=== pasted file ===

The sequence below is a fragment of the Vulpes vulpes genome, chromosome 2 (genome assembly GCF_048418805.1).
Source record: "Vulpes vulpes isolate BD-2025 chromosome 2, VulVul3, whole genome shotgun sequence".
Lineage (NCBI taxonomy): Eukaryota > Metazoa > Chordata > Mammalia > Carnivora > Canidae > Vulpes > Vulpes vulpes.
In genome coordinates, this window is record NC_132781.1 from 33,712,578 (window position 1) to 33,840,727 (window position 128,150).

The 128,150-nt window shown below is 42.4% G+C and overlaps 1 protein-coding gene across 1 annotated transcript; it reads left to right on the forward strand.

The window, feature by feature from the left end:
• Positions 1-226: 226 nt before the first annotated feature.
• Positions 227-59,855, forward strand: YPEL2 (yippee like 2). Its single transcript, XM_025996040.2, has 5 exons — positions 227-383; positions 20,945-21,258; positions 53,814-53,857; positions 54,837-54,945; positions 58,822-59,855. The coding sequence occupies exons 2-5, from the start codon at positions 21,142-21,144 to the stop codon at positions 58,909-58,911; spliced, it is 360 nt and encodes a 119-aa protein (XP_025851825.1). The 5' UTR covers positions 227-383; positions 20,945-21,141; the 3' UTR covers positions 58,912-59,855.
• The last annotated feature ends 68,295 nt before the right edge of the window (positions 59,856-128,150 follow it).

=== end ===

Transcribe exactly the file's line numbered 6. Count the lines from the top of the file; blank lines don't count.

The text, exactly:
The window, feature by feature from the left end: